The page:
Mental Health Crisis Transportation Is Like Getting Arrested

Contributor: Gary Taylor, MSW

An article came out recently in the Richmond Times Dispatch citing alternative transportation for individuals who are in a mental health crisis. The article goes on to share how the current way we transport individuals to psychiatric facilities puts tremendous strains on local budgets and adds to the mental health stigma. As someone who works in crisis therapy, I agree with this sentiment.

Let me explain further as I break down the back end process of admission into a psychiatric facility. As a crisis therapist, the general public are typically unaware of the work we do. There are two separate things that we are looking for. We assess for inpatient hospitalization meaning, seeing if individuals “meet the criteria” for inpatient treatment. The other thing we are looking for entails assessing for least restrictive options that would keep an individual out of the hospital.

There are two options at the end of the assessment if we find you meet criteria for inpatient treatment. Those options include a voluntary admission to a psychiatric facility or involuntary admission to a psychiatric facility placing an individual under a Temporary Detention Order also known as a TDO. If placed under a TDO an individual will be placed at a psychiatric facility involuntarily for a period of up to 48-72 hours. In order to meet these criterias, there has to be significant warning signs such as danger to self, danger to others, inability to care for self or protect self from harm, or lacks capacity to consent to treatment. Once that is up you will have a hearing to determine if you continue to meet criteria for inpatient treatment.

Now when being transported to a psychiatric hospital, under a TDO, typically law enforcement does the transportation. You are placed in handcuffs, then in the back of a police car and driven to the hospital. Once there, the handcuffs are removed and you are admitted to the facility. A voluntary admission looks different. You may be transported via ambulance or security van depending on hospital policies and procedures. Got it?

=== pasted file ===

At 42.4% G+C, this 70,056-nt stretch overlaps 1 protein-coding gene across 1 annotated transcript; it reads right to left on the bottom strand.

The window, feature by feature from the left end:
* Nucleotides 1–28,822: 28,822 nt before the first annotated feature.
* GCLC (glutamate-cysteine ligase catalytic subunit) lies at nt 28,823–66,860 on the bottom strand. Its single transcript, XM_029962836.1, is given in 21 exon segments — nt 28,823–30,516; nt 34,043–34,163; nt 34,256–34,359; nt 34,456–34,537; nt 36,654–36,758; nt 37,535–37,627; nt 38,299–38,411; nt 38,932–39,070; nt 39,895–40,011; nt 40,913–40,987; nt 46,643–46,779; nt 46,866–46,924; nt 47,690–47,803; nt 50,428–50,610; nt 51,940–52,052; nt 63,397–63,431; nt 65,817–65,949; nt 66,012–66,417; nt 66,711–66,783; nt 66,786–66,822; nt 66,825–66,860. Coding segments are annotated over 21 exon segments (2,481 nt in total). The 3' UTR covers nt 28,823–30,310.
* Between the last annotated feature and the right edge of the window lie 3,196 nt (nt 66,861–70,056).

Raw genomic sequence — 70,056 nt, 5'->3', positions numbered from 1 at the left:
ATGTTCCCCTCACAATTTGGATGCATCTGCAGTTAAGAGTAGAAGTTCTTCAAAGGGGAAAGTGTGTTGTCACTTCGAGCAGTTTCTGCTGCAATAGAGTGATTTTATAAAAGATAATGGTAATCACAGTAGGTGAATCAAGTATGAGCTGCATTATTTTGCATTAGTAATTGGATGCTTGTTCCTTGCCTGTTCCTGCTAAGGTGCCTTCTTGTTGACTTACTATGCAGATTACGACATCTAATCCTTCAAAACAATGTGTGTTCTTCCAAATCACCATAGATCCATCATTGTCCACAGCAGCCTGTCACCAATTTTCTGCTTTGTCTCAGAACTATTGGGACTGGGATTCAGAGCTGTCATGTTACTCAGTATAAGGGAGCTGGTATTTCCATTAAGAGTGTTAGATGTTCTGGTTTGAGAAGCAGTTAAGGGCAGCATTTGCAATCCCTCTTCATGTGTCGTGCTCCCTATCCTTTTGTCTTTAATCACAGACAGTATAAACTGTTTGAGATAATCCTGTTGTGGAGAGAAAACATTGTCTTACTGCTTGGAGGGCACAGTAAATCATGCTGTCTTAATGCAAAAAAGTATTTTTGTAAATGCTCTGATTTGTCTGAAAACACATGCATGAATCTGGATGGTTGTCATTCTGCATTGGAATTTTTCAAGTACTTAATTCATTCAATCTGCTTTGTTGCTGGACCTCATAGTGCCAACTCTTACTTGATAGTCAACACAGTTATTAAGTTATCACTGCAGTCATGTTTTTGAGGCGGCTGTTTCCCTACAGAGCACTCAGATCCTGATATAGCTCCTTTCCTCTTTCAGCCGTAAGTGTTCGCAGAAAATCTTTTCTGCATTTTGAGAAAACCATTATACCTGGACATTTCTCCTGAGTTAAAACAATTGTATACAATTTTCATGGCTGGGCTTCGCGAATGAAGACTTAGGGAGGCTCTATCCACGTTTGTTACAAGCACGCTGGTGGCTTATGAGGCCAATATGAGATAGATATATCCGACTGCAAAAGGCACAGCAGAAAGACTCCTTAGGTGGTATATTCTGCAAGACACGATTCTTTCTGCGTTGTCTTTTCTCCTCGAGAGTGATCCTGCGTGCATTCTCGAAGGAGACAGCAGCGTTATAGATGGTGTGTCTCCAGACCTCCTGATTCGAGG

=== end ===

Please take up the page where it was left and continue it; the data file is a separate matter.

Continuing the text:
This can be a very traumatic experience, especially if it is your first time being admitted to a psychiatric facility. It makes the job difficult to tell someone that “Hey, We’re going to get you some help, but we’re also going to involuntarily commit you and handcuff you. Oh, and by the way an officer will transport you.”

Looking into alternative transportation would be beneficial and help reduce the stigma because as it stands our mental health system looks eerily similar to that of the criminal justice system. Yes, officers are typically CIT (Crisis Intervention Team) trained. CIT is a program that teachers law enforcement how to appropriately de-escalate clients who are experiencing a mental health or substance abuse crisis. However, it still feels and look exactly like you are being arrested. It would also help law enforcement who have a tough job as it is, work extremely hard then possibly have to either transport individuals and or sit with individuals until we finish our assessment.

As far as a possible pilot program, using private companies to transport would mean they would have to be trained in dealing with individuals in a mental health crisis and look like normal medical professionals in plain clothes. They shouldn’t use handcuffs, look into soft-restraints if needed in extreme cases. It makes the process more human and medical related. These thoughts along with the pilot program cited in the article seems to be a good idea, but there are also downsides.

As Senator Deeds said everyone would not qualify. He cited those who are a flight risk, I would add those those who are at risk of harming themselves or others, and those who are experiencing psychosis. In these cases we could examine what would work best together. Maybe look at how other states do their transports. Law enforcement and crisis therapists are the only ones at the front line that can give you direct accounts as to what it would look like and how it would go. I feel these things are simple if we stop looking through a complex lens. Those who need treatment are counting on us.

If we want to eliminate stigma surrounding people receiving mental health treatment, we need to do it sooner rather than later because there has been a significant uptick in assessments and treatment needs. One way we can do this is decriminalize it. You can't treat those who need help in a crisis, like someone who has committed a crime. Who would know the difference from the outside looking in? Who would continue to seek out treatment for mental health issues if in the back of their mind they know it's a potential they could be hauled away in handcuffs by law enforcement? It's not fair to the people we serve, law enforcement and it's not fair to us as people.

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